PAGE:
Welcome

Information Organization and Retrieval

INFO 202

MW 9:00-10:30, South Hall 202

This course introduces the intellectual foundations of information organization and retrieval: conceptual modeling, semantic representation, vocabulary and metadata design, classification, and standardization, as well as information organization and retrieval practices, technology, and applications, including computational processes for analyzing information in both textual and non-textual formats. Students will learn how information organization and retrieval is carried out by professionals, authors, and users; by individuals in association with other individuals, and as part of the business processes in an enterprise and across enterprises.



Course Administrivia and Grading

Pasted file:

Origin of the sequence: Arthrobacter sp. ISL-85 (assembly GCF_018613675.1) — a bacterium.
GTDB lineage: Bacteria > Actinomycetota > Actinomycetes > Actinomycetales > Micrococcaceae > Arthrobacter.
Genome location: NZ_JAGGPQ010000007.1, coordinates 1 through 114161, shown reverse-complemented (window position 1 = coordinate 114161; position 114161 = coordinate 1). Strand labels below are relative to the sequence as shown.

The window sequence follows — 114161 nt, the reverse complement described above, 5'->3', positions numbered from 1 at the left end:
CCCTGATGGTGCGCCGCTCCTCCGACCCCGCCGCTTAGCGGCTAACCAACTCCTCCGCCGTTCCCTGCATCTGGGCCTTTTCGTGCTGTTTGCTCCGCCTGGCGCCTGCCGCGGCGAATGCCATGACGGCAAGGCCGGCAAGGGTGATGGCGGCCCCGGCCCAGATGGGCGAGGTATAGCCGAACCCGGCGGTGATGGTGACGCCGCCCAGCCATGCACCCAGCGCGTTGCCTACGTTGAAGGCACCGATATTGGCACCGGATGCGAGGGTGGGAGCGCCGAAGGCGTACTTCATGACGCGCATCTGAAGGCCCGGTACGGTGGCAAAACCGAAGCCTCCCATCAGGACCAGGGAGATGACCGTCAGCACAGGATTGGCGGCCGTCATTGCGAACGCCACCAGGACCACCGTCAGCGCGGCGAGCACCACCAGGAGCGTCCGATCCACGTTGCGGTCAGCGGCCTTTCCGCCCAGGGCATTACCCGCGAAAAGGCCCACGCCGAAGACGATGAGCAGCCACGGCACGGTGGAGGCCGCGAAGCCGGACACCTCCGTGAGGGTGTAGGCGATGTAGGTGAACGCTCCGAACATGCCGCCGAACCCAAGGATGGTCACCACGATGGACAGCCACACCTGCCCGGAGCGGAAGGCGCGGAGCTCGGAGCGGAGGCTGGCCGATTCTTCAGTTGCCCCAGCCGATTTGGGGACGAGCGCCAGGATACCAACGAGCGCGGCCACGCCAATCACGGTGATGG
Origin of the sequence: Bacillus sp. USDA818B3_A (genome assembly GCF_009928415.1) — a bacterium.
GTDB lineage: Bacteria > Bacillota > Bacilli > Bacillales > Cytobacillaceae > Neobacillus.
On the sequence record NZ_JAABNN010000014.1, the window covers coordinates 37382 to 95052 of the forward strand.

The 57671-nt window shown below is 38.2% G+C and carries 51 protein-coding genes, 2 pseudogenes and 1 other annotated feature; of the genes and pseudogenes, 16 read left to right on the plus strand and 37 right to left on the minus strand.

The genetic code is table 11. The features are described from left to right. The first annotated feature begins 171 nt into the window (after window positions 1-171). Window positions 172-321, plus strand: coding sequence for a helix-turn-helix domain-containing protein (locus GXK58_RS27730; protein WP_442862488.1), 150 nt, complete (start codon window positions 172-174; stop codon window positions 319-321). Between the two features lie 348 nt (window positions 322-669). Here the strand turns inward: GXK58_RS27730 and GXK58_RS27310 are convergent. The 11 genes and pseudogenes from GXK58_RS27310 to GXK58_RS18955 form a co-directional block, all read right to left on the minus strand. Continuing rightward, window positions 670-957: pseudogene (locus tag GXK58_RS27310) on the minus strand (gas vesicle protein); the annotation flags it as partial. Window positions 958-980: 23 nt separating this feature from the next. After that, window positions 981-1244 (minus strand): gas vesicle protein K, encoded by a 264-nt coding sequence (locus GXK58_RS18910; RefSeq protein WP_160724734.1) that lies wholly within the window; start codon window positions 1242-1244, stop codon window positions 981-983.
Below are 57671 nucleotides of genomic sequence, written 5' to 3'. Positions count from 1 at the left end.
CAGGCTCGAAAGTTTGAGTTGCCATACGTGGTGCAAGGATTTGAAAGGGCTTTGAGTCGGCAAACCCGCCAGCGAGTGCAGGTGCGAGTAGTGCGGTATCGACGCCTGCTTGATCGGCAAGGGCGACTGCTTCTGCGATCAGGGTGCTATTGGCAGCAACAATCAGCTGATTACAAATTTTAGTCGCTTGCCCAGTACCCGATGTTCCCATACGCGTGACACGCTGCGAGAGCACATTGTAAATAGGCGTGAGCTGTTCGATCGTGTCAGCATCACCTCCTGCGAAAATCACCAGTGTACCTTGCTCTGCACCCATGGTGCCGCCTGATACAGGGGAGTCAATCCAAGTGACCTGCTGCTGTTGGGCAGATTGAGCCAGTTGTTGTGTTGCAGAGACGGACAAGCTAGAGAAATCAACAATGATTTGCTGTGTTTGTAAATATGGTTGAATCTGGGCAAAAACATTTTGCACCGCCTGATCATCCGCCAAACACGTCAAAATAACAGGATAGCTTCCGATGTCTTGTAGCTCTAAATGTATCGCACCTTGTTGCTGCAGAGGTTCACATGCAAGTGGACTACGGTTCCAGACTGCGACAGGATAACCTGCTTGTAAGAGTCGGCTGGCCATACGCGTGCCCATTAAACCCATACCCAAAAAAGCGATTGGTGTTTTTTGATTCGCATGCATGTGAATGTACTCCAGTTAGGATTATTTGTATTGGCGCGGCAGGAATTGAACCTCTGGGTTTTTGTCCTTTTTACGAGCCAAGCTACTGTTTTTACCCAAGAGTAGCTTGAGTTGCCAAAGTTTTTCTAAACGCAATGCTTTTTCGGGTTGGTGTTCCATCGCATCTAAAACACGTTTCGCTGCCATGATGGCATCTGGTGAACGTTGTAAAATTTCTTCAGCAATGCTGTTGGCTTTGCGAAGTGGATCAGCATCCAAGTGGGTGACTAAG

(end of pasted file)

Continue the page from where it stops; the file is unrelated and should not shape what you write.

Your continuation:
This is a required introductory course for incoming School of Information masters students, integrating perspectives and best practices from a wide range of disciplines. Students are also required to attend a one-hour small section meeting each Monday or Tuesday starting the second week of the semester (at 11 am or 1pm - SIGN UP ON SECTIONS PAGE)

Grading:

  • Midterm Exam 20%
  • Final Exam 30%
  • Assignments 35%
  • Participation in Class, Online, and in Sections 15%

Required Texts and Reader

The required text, available in draft form, is R. J. Glushko and C. Borgman (Eds.), Intellectual Foundations of Information Organization and Information Retrieval, 2011.

Recommended texts (several chapters of the Manning et al. and Hearst books are in the syllabus, but they are freely available online):

  • Elaine Svenonius, The Intellectual Foundation of Information Organization, MIT Press, 2000.
  • Christopher D. Manning, Prabhakar Raghavan, & Hinrich Sch├╝tze, Introduction to Information Retrieval, Cambridge University Press, 2008.
  • Marti Hearst, Search User Interfaces, Cambridge University Press, 2009

There is no printed reader because all other assigned readings are available online through the UC library.